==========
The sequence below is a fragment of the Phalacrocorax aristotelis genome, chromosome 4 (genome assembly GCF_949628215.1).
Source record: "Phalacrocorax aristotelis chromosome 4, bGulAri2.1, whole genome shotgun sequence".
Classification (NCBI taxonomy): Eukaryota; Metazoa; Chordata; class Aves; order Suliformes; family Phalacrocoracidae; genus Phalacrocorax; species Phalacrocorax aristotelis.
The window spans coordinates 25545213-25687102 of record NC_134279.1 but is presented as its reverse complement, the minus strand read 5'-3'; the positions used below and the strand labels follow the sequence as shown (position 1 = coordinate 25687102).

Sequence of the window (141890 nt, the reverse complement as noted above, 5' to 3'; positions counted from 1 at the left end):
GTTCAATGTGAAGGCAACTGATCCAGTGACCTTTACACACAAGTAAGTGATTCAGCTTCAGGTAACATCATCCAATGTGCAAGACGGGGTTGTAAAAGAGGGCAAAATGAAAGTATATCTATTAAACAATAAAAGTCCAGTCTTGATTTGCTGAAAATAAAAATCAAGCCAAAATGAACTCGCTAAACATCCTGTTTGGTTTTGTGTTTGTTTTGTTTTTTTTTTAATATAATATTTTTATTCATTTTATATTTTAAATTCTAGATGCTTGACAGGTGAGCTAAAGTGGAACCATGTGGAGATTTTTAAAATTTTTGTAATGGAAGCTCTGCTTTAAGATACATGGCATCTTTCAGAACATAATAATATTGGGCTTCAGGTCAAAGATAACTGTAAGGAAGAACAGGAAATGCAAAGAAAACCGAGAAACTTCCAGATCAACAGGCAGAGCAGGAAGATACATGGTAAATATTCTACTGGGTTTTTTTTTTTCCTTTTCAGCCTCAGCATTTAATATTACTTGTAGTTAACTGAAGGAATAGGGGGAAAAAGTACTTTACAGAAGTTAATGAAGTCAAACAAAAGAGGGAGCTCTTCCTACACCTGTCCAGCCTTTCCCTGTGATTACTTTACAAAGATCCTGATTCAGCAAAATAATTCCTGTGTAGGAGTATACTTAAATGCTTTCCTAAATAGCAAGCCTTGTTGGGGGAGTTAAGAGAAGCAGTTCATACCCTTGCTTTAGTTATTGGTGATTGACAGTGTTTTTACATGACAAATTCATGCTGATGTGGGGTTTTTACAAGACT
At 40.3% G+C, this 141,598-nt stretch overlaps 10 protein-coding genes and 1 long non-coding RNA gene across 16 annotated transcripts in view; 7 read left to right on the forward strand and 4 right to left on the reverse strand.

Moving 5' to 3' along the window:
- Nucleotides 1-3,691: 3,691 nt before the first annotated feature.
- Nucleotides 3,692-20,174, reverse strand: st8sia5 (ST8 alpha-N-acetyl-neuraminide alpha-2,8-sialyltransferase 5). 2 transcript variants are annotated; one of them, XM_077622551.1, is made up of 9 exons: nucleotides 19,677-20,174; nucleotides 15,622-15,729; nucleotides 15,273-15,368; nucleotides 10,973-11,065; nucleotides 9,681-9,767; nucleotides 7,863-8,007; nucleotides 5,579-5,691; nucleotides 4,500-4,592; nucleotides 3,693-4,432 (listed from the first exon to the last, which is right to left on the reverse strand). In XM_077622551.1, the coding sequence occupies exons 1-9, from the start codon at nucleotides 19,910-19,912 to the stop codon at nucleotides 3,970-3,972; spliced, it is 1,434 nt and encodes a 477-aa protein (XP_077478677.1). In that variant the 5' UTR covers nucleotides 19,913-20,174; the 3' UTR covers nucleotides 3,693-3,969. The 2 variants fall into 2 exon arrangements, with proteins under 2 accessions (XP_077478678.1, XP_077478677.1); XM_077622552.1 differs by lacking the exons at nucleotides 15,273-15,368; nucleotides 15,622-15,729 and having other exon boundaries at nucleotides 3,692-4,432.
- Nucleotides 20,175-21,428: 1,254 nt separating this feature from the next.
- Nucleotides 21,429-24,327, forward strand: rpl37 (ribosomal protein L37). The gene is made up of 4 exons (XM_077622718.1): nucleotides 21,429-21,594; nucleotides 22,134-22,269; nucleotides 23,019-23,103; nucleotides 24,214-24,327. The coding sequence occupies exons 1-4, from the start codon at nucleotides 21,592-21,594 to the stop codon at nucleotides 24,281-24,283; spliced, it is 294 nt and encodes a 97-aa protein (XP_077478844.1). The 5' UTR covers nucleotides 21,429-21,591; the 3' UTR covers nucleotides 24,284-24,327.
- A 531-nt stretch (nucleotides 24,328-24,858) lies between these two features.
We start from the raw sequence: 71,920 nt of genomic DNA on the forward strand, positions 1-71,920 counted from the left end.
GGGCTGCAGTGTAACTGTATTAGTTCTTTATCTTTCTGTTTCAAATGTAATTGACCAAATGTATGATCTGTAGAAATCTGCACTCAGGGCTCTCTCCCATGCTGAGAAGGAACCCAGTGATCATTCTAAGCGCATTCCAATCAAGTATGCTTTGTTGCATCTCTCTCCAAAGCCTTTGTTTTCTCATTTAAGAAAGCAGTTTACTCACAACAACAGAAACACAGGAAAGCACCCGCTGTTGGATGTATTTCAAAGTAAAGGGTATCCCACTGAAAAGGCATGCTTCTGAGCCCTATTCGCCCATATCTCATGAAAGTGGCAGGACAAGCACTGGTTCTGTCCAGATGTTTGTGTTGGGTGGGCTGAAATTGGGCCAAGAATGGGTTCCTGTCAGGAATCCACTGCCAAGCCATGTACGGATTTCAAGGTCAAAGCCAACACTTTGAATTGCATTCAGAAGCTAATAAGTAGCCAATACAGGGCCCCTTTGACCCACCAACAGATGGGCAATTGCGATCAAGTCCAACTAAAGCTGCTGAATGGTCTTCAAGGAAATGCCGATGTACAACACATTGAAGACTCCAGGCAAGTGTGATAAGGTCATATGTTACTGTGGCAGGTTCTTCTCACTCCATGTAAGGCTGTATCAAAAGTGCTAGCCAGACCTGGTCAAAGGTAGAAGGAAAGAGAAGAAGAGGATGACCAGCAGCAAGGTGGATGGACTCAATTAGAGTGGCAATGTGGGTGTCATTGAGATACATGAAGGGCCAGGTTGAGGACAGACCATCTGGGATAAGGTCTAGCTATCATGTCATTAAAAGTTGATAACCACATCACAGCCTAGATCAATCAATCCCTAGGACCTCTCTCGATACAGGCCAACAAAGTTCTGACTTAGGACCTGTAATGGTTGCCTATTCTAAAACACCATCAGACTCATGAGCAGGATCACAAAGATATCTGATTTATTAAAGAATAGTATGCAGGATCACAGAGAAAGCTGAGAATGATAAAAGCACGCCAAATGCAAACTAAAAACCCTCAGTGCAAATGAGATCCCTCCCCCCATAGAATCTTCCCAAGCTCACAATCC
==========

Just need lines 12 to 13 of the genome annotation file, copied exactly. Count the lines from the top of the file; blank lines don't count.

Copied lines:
- Nucleotides 21,429-24,327, forward strand: rpl37 (ribosomal protein L37). The gene is made up of 4 exons (XM_077622718.1): nucleotides 21,429-21,594; nucleotides 22,134-22,269; nucleotides 23,019-23,103; nucleotides 24,214-24,327. The coding sequence occupies exons 1-4, from the start codon at nucleotides 21,592-21,594 to the stop codon at nucleotides 24,281-24,283; spliced, it is 294 nt and encodes a 97-aa protein (XP_077478844.1). The 5' UTR covers nucleotides 21,429-21,591; the 3' UTR covers nucleotides 24,284-24,327.
- A 531-nt stretch (nucleotides 24,328-24,858) lies between these two features.